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Norwegian Report Identifies Somalis as ‘Super Happy’ Immigrant Group

Despite constantly being labeled as a "problem group" associated with poverty, social exclusion, high unemployment and an unwillingness to integrate, Somalis appeared the most satisfied group of immigrants to Norway.

Despite constantly being labeled as a “problem group” associated with poverty, social exclusion, high unemployment and an unwillingness to integrate, Somalis appeared the most satisfied group of immigrants to Norway.

Somalis ranked first among immigrants in terms of satisfaction with their quality of life, followed by Sri Lankans and Pakistanis, a new study by Statistics Norway (SSB) has shown.

The assessment “Quality of Life Among Immigrants” was carried on a scale from 0 to 10, where 0 was “most dissatisfied” and 10 as “most pleased.” Despite widespread economic problems, Somalis handily ranked first with 8.8 points, well above the average of 7.9.

Somalis also generated the lowest proportion of unhappy respondents at 7 percent. By contrast, 66 percent of Somalis placed themselves in the “very pleased” category, which Statistics Norway described as the equivalent of “super happy.”

Sri Lankans, Pakistanis and Bosnians appeared to be trailing Somalis, while immigrants from Iran, Iraq, Poland and Turkey were found at the other end of the scale, among the least satisfied. In general, 14 percent of immigrants landed into the “dissatisfied” category, compared with 8 per cent of the population as a whole.

Somalis ranked first among immigrants in terms of satisfaction with their quality of life, followed by Sri Lankans and Pakistanis, a new study by Statistics Norway (SSB) has shown.

The assessment “Quality of Life Among Immigrants” was carried on a scale from 0 to 10, where 0 was “most dissatisfied” and 10 as “most pleased.” Despite widespread economic problems, Somalis handily ranked first with 8.8 points, well above the average of 7.9.

Somalis also generated the lowest proportion of unhappy respondents at 7 percent. By contrast, 66 percent of Somalis placed themselves in the “very pleased” category, which Statistics Norway described as the equivalent of “super happy.”

Sri Lankans, Pakistanis and Bosnians appeared to be trailing Somalis, while immigrants from Iran, Iraq, Poland and Turkey were found at the other end of the scale, among the least satisfied. In general, 14 percent of immigrants landed into the “dissatisfied” category, compared with 8 per cent of the population as a whole.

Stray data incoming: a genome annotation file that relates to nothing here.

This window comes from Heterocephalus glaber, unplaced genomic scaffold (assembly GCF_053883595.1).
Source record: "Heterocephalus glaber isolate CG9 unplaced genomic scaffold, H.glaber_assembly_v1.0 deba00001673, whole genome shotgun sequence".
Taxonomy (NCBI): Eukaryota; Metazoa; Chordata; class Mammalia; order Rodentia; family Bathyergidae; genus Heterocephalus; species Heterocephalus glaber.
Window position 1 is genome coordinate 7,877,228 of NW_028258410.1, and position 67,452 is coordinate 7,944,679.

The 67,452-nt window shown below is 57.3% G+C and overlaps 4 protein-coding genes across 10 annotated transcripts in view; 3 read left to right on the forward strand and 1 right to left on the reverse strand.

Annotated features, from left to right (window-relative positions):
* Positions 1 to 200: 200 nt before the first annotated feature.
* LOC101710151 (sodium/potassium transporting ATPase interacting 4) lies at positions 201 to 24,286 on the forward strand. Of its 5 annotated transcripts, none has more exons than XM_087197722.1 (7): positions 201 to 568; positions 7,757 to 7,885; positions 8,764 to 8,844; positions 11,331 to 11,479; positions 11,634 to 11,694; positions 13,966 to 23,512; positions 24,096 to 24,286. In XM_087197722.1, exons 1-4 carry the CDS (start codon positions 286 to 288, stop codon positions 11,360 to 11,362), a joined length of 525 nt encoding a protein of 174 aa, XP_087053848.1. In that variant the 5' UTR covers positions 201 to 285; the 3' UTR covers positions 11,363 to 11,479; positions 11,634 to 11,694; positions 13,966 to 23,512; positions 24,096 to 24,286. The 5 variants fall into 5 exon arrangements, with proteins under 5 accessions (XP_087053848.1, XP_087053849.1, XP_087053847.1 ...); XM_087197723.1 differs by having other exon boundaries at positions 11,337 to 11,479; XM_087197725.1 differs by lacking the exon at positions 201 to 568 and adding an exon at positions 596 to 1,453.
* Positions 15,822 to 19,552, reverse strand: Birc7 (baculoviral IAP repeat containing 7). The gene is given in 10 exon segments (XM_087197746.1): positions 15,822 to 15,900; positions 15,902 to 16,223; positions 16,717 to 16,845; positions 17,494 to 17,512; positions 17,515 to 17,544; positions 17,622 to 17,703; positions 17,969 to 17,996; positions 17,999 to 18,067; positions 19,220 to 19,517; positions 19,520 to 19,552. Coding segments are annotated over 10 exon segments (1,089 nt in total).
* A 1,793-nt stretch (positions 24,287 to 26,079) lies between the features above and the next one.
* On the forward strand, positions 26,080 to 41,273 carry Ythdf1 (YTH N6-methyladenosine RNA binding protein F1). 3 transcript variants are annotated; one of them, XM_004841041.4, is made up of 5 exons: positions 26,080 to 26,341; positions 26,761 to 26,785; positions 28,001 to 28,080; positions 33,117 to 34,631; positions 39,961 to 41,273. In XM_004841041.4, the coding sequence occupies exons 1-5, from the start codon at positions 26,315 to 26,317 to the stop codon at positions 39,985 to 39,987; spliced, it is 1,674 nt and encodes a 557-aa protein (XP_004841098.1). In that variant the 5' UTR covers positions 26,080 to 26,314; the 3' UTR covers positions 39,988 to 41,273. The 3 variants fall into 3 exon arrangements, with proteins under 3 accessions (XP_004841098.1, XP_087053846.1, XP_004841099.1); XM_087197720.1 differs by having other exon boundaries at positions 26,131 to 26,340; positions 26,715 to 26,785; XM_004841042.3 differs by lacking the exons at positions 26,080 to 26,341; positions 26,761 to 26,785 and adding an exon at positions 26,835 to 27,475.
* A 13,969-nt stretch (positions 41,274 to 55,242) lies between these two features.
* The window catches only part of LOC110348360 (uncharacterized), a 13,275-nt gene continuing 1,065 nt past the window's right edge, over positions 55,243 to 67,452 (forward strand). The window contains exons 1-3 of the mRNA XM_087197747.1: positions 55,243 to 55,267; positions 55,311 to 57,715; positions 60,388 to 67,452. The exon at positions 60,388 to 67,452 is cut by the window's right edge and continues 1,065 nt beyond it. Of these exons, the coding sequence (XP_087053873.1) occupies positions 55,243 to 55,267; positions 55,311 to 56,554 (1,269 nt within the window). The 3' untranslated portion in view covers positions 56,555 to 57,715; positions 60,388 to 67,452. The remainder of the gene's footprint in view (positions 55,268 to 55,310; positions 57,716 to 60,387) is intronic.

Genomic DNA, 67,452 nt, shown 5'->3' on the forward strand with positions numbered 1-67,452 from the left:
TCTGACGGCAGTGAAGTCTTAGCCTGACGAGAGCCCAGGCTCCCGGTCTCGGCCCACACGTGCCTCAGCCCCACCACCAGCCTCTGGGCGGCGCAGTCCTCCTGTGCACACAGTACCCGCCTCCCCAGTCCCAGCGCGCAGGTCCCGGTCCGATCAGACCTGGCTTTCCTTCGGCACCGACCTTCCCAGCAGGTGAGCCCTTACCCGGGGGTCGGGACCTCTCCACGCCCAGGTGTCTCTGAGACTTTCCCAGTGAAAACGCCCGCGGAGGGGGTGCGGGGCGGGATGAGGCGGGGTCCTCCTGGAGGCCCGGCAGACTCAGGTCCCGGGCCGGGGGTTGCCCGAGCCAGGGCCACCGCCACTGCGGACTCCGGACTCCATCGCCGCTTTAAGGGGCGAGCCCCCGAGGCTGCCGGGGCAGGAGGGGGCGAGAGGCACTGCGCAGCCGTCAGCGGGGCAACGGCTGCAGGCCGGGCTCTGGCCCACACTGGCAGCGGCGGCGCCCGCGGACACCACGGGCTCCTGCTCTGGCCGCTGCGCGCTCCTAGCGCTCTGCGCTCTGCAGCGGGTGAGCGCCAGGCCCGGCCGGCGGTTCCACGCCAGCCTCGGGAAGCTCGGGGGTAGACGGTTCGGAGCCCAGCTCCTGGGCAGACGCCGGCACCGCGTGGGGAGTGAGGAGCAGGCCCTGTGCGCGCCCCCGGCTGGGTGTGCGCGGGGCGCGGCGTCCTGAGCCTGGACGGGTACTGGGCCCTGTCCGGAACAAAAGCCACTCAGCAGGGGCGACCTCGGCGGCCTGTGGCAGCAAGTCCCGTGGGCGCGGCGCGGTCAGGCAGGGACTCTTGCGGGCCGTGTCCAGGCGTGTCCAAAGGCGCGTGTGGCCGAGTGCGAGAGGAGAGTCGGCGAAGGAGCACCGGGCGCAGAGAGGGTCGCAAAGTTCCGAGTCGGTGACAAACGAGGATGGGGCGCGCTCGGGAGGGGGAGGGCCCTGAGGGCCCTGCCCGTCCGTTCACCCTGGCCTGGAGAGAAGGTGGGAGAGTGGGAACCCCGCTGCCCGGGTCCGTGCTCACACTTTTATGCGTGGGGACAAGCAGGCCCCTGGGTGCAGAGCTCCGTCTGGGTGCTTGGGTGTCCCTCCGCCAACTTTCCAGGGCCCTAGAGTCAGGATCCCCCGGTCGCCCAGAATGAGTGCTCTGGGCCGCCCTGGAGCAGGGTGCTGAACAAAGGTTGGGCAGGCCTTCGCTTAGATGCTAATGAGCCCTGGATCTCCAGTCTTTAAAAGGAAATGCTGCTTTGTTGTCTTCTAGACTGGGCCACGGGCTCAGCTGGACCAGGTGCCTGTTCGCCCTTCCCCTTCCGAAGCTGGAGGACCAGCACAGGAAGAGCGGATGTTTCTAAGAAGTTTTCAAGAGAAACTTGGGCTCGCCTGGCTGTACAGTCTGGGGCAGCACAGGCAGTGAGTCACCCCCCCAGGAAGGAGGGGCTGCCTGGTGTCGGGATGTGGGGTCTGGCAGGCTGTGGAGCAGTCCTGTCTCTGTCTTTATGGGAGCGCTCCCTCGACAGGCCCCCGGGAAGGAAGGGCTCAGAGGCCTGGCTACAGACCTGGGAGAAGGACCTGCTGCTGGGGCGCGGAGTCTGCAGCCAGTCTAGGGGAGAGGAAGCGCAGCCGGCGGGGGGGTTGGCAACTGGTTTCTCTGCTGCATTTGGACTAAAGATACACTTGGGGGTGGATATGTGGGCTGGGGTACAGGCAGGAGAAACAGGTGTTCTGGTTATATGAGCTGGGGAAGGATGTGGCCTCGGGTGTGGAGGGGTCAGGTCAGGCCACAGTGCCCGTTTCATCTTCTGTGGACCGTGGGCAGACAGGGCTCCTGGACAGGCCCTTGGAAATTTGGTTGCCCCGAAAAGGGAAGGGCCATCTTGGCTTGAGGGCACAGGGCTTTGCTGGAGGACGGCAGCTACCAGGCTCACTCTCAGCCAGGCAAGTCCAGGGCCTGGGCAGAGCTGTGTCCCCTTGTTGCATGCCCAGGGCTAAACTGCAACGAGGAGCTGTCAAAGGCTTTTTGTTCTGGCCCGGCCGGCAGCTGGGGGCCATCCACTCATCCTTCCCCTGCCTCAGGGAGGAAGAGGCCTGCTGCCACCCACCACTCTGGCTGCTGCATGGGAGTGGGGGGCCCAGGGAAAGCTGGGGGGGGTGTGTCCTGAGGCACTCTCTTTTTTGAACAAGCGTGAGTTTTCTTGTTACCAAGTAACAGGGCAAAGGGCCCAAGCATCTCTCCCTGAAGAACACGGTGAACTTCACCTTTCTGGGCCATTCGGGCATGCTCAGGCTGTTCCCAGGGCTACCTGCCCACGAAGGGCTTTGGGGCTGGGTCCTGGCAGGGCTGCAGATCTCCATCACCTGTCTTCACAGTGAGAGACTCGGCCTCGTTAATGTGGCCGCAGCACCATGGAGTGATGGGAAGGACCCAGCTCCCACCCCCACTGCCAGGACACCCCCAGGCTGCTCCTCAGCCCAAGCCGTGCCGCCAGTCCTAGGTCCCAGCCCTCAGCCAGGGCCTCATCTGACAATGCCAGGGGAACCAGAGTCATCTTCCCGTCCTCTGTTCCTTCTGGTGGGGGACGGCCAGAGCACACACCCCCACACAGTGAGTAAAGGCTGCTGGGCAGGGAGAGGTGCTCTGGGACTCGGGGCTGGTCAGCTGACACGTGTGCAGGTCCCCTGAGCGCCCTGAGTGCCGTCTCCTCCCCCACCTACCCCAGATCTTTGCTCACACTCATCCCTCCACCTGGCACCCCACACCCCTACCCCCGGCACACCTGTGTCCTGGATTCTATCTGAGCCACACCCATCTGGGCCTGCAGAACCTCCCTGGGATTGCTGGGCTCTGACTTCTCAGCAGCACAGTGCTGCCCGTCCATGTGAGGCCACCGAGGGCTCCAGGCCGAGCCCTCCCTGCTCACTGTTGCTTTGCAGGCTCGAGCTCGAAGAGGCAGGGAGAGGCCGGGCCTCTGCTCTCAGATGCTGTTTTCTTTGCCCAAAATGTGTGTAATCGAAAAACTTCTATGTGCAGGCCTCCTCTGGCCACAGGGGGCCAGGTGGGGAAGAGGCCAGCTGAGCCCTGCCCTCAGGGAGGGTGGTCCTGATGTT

The Norwegian Human Rights Service attributed Somalis’ satisfaction despite being “bottom feeders” in most categories to abject poverty and poor living standards at home and their sense of religion.

A remarkable feature of the survey is that immigrants, as opposed to the general population, showed no positive correlation between happiness and a higher level of education.

As of 2017, Norway’s immigrant population exceeded 880,000 and accounted for nearly 17 percent of the country’s total population.

The 40,000 strong Somali community is Norway’s third-largest immigrant group and the largest non-Western one. It is also one of the fastest-growing, owing to Somali women’s total fertility rate being the highest in Norway, at 4.4 children per female (as opposed to 1.73 for Norwegian women).

The Somalis are often referred to as some of the worst examples of integration, demonstrating some of Norway’s highest unemployment rates, lowest education levels and lowest incomes, which admittedly fueled their crime rates, which in the 2010-2013 period was recorded at 124 per 1,000 residents, three times the average of 44.9 among native Norwegians. Furthermore, over half of Somali men living in Oslo area were also linked to the banned narcotic substance khat.

In 2013, Statistics Norway calculated lifetime costs associated with a single Somali immigrant at NOK 9 million ($980,000), which is much higher that than of a Pakistani (NOK 5.1 million, $550,000), Indian (NOK 1.6 million, $170,000) or Tamil (NOK 1 million, $110,000). By contrast, well-educated Westerners like Swedes yielded a net benefit for the Norwegian economy.

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